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Indiana Supreme Court orders pre-eviction diversion program to speed up funds

Courts will be required to inform tenants and landlords of rental assistance and other programs.

INDIANAPOLIS — The Indiana Supreme Court announced a new pre-eviction diversion program for trial courts in an effort to help tenants and landlords access federal rental assistance funds quicker.

The program was recommended by the newly formed Indiana Eviction Task Force in its interim report and will go into effect starting Nov. 1. 

Advocates say they are still seeing eviction court dockets fill up with filings since the CDC’s eviction moratorium ended last August.  

It’s estimated 65,000 evictions were filed in Indiana since the start of the pandemic - 1,600 in the last four weeks - according to Eviction Lab.

“For instance, some of the 9 a.m. dockets don’t conclude until about 3 p.m. just because of how many cases there are,” said Brandon Beeler with Indiana Legal Services and member of the state’s eviction task force.  

The new statewide program will require courts at the first hearing to let tenants and landlords know of the availability and benefits of rental assistance, and programs like free Landlord and Tenant Settlement Conference Program.  

RELATED: Homeless shelters, advocates prepare for winter after eviction moratorium expires

If both parties agree on entering the program, the eviction proceedings will be paused for 90 days. Once in the program, the parties also have the option to bring the case back in front of a judge for different circumstances.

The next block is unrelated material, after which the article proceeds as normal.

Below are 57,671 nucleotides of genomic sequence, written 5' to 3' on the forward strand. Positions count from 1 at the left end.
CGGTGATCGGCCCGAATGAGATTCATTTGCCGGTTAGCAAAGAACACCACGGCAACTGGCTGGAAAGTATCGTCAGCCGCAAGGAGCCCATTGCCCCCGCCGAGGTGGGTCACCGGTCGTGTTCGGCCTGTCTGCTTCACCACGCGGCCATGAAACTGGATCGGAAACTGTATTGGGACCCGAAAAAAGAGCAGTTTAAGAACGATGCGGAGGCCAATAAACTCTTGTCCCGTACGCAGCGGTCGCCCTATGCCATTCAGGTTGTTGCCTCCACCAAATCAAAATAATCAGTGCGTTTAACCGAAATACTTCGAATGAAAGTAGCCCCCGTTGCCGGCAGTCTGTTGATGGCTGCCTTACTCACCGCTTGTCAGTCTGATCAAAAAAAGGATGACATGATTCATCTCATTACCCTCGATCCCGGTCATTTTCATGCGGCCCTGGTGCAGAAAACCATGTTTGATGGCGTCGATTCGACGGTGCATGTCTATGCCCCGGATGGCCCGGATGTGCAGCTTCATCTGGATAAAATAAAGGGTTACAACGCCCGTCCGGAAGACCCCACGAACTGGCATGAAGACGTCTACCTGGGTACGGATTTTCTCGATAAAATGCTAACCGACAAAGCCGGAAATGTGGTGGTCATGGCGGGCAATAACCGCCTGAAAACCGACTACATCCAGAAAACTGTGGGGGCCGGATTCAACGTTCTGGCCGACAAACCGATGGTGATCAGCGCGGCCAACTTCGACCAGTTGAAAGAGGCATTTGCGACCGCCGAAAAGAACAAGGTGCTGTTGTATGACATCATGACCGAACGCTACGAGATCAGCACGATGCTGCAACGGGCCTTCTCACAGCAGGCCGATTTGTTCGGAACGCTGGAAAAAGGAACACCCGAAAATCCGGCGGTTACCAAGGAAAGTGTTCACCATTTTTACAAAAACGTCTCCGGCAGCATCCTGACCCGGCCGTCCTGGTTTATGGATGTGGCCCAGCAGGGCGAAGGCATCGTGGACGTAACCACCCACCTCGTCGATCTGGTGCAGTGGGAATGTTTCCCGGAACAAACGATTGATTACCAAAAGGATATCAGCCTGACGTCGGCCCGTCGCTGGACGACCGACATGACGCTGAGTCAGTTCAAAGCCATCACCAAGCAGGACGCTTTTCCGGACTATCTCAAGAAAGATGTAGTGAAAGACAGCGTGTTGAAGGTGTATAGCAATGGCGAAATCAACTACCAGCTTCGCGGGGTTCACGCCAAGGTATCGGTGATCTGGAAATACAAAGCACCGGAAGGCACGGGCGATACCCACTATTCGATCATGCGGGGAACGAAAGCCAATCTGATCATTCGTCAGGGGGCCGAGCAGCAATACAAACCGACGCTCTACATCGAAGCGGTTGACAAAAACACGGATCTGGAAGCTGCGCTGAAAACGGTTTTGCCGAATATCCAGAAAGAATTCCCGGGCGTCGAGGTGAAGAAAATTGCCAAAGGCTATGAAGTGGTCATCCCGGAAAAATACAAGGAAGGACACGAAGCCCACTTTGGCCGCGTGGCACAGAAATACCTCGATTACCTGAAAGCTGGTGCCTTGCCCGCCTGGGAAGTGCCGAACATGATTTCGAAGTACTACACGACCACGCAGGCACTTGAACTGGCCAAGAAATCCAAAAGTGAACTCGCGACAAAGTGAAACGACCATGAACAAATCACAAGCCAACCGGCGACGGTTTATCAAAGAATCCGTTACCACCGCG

A tenant can also have their case sealed and made confidential if they successfully participate in the program.  

“Tenants that were impacted by the pandemic beyond their control shouldn’t be something that haunts them forever,” said Beeler.  

Beeler said the program is not mandatory for landlords, but it can help landlords get a quicker result of payment.  

“We all agree the faster implementation of rental assistance and distribution is important,” he said.  

During the pandemic, Indiana received about $371 million in rental assistance and has so far issued about $207 million of that to about 22,000 families, according to data from Indiana Housing & Community Development Authority.

Even though the money is moving, some advocates worry it will not move fast enough for every Hoosier.  

“I do get concerned that in a month, if cases have been continued out that long, what’s going to happen if that assistance isn’t quite there yet,” Beeler said.  

The court’s program is modeled after similar programs in Texas and Michigan. The task force plans to review the program in the next few months and issue a final report in January.  

Landlords and tenants looking for assistance can visit a state courts website. Rental assistance programs available can cover some or all back rent for eligible tenants. There are also free settlement conferences to discuss specific situations with help from a neutral facilitator and potential resources for legal assistance. 

If you live in Marion County, you can sign up for extra rental assistance.

Previously, you could only receive three months of aid at a time through Indy Rent, but now they're offering 12 months.

Anyone currently receiving rental assistance can apply for an extension.

Indy Rent will send you a notification with details on the next steps you need to take.

If you're not already signed up for rental help, you can do so online.

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